IAS Chad programme has been operating in the Eastern Region of Chad (Goz Beida) and the Central Region of Guera. Guera Region has proved to be one of the most challenging places to drill for water. With a positive borehole rate currently standing at around 30%, the drilling is very costly. One could easily decide to leave the area and go to easier drilling areas. But what about the people? The need for potable water in Guera remains high despite continued intervention to improve the situation. The IAS drilling team, energized by the desperate need of the people, continues to labor in the region.
As if the geological environment is not enough of a challenge, it almost sounds ironic that drilling work has to be suspended for almost two months when the seasonal rains come. This is mainly due to the inaccessibility of the areas most in need of new boreholes. Incidents like getting stuck in mud, vehicles almost being washed away while attempting to cross wadis, are common. The team strives as hard as possible until they realize they absolutely cannot move anything anymore. At this point, there is no other choice but to leave the desperate people and tell them that the search for water will continue after the rains because the rain water has created an impossible environment for drilling.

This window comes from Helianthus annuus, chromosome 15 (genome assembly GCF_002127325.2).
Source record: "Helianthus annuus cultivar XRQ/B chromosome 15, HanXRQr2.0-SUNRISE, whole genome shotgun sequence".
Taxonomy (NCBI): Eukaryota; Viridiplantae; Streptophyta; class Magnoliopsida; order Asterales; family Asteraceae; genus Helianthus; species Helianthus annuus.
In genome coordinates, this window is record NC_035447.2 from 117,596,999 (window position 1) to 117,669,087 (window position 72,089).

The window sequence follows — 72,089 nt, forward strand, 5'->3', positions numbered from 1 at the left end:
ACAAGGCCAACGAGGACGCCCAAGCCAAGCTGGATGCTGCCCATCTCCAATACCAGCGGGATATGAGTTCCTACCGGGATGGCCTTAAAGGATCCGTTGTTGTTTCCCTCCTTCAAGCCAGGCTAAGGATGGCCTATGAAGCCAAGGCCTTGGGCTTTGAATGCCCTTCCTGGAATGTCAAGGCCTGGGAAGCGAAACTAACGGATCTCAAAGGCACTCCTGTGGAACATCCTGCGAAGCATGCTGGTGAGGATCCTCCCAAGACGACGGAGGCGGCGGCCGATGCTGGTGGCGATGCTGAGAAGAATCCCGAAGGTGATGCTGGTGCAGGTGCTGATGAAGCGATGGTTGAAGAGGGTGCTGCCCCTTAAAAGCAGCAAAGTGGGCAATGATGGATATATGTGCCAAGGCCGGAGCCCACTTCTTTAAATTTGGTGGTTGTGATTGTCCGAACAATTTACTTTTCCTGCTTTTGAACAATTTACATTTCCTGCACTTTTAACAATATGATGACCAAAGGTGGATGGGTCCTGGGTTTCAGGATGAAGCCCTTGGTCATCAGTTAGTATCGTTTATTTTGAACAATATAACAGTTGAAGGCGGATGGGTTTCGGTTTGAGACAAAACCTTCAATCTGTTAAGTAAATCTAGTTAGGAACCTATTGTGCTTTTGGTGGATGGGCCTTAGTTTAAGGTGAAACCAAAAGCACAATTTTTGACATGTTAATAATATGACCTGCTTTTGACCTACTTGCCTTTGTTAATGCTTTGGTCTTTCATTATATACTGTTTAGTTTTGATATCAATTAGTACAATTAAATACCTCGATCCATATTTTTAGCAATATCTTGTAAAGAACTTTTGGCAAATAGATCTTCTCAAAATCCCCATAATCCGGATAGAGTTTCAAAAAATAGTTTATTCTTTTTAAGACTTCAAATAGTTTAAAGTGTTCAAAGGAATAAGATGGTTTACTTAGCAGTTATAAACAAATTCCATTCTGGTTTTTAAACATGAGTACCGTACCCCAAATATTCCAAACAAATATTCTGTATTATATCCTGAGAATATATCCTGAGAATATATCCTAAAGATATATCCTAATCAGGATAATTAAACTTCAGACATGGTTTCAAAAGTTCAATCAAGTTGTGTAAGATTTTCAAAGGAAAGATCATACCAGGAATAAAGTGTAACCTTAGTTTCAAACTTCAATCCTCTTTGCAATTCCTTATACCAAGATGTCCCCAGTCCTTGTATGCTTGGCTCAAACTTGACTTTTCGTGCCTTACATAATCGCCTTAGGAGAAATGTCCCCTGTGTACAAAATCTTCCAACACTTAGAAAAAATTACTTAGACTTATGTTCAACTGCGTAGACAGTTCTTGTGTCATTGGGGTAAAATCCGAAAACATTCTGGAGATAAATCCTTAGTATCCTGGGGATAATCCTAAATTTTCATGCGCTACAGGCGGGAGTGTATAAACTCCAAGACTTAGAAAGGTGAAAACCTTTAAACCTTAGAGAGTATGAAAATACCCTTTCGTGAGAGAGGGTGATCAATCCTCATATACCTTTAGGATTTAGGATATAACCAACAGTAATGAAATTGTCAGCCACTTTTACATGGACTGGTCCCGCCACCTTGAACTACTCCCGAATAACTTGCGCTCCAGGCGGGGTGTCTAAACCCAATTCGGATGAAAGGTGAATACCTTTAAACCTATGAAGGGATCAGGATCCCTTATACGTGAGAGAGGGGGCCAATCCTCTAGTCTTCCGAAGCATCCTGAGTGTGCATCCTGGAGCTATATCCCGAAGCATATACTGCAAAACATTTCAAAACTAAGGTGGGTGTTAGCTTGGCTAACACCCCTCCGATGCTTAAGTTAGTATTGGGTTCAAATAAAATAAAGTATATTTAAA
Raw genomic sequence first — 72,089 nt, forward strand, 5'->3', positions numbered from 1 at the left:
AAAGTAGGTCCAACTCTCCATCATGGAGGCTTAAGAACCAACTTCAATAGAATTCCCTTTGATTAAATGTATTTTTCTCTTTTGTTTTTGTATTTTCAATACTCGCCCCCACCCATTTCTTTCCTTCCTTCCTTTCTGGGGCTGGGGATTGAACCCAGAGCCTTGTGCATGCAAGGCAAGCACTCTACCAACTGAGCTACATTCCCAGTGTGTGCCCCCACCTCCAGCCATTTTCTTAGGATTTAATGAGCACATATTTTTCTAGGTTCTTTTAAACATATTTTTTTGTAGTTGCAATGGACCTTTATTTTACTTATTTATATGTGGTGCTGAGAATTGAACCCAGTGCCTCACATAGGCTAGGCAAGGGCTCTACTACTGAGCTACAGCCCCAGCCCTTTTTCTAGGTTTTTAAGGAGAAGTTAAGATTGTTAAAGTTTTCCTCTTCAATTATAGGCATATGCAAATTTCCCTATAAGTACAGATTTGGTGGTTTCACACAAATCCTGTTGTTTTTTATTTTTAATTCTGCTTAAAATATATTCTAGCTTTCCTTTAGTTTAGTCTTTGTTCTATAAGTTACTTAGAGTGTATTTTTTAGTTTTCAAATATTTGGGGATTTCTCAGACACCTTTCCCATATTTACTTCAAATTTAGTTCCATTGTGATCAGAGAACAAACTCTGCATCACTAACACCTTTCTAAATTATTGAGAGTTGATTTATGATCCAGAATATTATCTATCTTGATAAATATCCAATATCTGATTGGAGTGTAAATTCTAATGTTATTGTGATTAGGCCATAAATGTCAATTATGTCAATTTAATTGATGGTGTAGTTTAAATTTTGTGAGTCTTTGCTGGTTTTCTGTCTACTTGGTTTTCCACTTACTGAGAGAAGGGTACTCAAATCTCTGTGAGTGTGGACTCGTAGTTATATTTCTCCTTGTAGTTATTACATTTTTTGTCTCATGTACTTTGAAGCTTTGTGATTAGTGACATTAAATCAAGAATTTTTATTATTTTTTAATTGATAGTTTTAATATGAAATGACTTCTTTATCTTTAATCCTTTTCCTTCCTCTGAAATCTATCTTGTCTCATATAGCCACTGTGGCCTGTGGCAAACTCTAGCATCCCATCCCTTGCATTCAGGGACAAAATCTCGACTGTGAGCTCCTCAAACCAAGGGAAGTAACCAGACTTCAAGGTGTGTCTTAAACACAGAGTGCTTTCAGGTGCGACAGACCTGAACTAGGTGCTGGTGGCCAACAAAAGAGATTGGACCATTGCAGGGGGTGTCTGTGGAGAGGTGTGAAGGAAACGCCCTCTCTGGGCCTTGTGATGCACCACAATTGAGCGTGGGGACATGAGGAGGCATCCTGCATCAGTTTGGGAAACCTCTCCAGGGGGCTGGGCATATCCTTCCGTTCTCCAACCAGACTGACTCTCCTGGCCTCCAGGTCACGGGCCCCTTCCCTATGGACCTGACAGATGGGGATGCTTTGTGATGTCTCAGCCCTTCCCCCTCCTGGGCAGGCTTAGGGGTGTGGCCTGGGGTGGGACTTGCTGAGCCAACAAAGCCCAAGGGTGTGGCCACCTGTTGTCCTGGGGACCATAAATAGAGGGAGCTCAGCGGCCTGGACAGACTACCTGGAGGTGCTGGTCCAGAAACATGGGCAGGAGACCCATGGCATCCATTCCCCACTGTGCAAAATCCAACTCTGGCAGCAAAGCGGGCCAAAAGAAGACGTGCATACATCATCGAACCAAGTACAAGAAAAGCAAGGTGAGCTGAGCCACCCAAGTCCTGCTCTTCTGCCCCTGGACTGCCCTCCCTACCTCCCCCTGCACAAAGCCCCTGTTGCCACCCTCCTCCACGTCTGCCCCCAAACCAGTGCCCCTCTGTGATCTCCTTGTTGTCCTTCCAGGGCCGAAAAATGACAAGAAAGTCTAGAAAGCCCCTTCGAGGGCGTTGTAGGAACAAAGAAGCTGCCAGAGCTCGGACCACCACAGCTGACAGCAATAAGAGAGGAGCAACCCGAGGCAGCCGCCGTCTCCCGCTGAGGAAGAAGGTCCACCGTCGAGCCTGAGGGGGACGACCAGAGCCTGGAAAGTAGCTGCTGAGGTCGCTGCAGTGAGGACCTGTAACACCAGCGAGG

A tragic aspect of this process is that as the rain season kicks in, so does the deadly disease, cholera. One contributing factor of the disease is the unclean water used by the people. It is disheartening for the team to see people dying of cholera, partly because of dirty water and sanitation issues, while experiencing the inability to bring relief to their suffering because of the lack of access to the areas in need.
And so it continues, as water hinders access to water, the team waits for the day when the rains will show a sign of lessening so that they can return to the people that desperately need the successful completion of the water drilling and sanitation activities.
“Why does this well always have water?” “Because IAS digs deeper than the others.” Last month I had the pleasure of attending a set of meetings in Nairobi, Kenya. The purpose of the meetings was to outline IAS’ global strategy for the coming four years. In attendance were people from 12 countries including: South Sudan, [...] Read story
Andy Warhol once said, “They always say time changes things, but you actually have to change them yourself.” I’ve found that sentiment to hold true in my life. Certainly there have been times when twists and turns took me by surprise or God’s providence opened a door that I didn’t see in front of me. [...] Read story